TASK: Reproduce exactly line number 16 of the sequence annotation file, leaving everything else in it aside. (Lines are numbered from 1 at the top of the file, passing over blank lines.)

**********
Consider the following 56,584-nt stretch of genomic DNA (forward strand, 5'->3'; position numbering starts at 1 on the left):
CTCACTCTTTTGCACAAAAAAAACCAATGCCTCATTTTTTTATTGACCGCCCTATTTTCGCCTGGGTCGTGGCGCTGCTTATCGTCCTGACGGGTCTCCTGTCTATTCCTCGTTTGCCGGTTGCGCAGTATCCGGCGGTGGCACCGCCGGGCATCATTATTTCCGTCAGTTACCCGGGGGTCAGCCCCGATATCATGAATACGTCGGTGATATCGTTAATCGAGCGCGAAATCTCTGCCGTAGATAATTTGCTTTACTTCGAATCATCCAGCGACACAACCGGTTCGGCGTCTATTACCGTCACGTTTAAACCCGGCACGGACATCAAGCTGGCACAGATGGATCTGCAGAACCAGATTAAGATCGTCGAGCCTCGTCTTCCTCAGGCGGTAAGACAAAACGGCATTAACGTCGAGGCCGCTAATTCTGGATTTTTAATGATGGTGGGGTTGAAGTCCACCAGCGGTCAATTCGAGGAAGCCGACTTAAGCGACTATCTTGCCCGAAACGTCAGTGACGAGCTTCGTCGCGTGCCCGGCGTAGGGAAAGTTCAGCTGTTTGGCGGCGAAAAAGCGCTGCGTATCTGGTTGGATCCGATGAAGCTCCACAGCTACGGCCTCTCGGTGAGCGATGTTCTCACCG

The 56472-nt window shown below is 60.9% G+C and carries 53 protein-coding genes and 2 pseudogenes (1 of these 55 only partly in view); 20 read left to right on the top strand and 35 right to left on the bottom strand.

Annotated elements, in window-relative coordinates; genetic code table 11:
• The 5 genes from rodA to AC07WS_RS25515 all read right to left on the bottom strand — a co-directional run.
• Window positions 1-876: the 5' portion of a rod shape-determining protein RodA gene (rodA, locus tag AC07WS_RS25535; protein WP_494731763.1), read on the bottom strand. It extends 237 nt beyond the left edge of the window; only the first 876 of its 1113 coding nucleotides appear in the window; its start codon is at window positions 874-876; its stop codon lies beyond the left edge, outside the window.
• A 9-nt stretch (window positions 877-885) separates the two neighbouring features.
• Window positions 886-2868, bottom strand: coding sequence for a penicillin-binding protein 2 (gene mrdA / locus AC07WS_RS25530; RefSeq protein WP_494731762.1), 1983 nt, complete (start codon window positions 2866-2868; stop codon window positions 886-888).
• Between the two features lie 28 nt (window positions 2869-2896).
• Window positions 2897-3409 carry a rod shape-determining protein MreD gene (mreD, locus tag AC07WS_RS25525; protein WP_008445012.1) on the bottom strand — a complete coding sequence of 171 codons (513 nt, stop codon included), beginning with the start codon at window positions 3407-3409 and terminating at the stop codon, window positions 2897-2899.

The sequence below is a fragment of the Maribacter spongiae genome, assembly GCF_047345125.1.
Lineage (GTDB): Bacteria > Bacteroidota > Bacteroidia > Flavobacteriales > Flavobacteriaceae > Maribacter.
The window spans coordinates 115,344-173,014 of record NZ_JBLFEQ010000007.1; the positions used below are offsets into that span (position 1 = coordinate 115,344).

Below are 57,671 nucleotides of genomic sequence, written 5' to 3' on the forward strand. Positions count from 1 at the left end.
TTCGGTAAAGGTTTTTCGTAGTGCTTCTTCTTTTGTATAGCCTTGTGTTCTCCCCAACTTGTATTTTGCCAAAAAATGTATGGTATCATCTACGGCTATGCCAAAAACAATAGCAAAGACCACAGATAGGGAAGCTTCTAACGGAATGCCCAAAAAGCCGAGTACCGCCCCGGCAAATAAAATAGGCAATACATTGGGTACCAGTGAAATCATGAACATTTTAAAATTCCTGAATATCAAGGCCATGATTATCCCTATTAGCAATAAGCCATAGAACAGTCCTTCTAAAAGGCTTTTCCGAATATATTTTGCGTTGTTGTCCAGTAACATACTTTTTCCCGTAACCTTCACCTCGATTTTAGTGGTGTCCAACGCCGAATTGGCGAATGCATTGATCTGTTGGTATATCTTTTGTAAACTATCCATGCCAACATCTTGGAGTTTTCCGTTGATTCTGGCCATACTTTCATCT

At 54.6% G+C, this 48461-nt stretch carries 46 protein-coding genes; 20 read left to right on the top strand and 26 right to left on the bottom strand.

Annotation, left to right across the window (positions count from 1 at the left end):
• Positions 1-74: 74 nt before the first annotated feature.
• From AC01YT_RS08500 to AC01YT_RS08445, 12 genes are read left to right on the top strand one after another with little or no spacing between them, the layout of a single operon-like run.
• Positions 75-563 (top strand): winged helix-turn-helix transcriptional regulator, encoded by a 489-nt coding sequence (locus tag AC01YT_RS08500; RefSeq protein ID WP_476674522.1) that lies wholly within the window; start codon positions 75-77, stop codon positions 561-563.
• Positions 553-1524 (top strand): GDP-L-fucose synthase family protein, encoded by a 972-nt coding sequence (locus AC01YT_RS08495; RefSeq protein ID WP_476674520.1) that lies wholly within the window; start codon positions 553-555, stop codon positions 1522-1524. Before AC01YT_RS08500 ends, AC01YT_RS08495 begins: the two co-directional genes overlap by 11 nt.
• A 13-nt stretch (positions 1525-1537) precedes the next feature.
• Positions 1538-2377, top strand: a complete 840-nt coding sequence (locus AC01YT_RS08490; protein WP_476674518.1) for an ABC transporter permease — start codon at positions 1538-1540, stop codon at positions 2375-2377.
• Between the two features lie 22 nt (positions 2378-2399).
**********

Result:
At 54.6% G+C, this 48461-nt stretch carries 46 protein-coding genes; 20 read left to right on the top strand and 26 right to left on the bottom strand.